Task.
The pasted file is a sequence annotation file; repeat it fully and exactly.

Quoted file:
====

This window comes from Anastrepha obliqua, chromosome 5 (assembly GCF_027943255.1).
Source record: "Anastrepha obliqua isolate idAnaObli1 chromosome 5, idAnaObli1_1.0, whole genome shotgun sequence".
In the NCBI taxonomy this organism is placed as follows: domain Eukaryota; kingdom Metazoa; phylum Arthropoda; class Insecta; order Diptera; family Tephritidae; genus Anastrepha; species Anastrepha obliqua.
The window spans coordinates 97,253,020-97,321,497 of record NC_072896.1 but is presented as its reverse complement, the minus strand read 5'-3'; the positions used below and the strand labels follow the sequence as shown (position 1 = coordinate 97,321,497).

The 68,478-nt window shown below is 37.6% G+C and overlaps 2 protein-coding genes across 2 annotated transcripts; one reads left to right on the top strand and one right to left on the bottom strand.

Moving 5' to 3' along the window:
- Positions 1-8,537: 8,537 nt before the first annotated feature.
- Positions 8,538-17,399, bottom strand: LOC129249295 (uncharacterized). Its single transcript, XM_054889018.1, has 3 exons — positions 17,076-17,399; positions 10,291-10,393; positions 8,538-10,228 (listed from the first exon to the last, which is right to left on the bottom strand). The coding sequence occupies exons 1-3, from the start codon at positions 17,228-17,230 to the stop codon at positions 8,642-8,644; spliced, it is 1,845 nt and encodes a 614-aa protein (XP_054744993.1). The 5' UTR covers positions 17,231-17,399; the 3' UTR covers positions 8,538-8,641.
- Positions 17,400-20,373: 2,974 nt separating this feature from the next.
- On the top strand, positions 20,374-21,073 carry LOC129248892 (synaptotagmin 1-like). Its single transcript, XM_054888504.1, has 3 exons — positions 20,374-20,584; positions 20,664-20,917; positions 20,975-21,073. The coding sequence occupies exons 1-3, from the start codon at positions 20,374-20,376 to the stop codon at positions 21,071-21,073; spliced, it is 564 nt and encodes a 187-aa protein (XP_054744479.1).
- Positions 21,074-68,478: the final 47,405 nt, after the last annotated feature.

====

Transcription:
This window comes from Anastrepha obliqua, chromosome 5 (assembly GCF_027943255.1).
Source record: "Anastrepha obliqua isolate idAnaObli1 chromosome 5, idAnaObli1_1.0, whole genome shotgun sequence".
In the NCBI taxonomy this organism is placed as follows: domain Eukaryota; kingdom Metazoa; phylum Arthropoda; class Insecta; order Diptera; family Tephritidae; genus Anastrepha; species Anastrepha obliqua.
The window spans coordinates 97,253,020-97,321,497 of record NC_072896.1 but is presented as its reverse complement, the minus strand read 5'-3'; the positions used below and the strand labels follow the sequence as shown (position 1 = coordinate 97,321,497).

The 68,478-nt window shown below is 37.6% G+C and overlaps 2 protein-coding genes across 2 annotated transcripts; one reads left to right on the top strand and one right to left on the bottom strand.

Moving 5' to 3' along the window:
- Positions 1-8,537: 8,537 nt before the first annotated feature.
- Positions 8,538-17,399, bottom strand: LOC129249295 (uncharacterized). Its single transcript, XM_054889018.1, has 3 exons — positions 17,076-17,399; positions 10,291-10,393; positions 8,538-10,228 (listed from the first exon to the last, which is right to left on the bottom strand). The coding sequence occupies exons 1-3, from the start codon at positions 17,228-17,230 to the stop codon at positions 8,642-8,644; spliced, it is 1,845 nt and encodes a 614-aa protein (XP_054744993.1). The 5' UTR covers positions 17,231-17,399; the 3' UTR covers positions 8,538-8,641.
- Positions 17,400-20,373: 2,974 nt separating this feature from the next.
- On the top strand, positions 20,374-21,073 carry LOC129248892 (synaptotagmin 1-like). Its single transcript, XM_054888504.1, has 3 exons — positions 20,374-20,584; positions 20,664-20,917; positions 20,975-21,073. The coding sequence occupies exons 1-3, from the start codon at positions 20,374-20,376 to the stop codon at positions 21,071-21,073; spliced, it is 564 nt and encodes a 187-aa protein (XP_054744479.1).
- Positions 21,074-68,478: the final 47,405 nt, after the last annotated feature.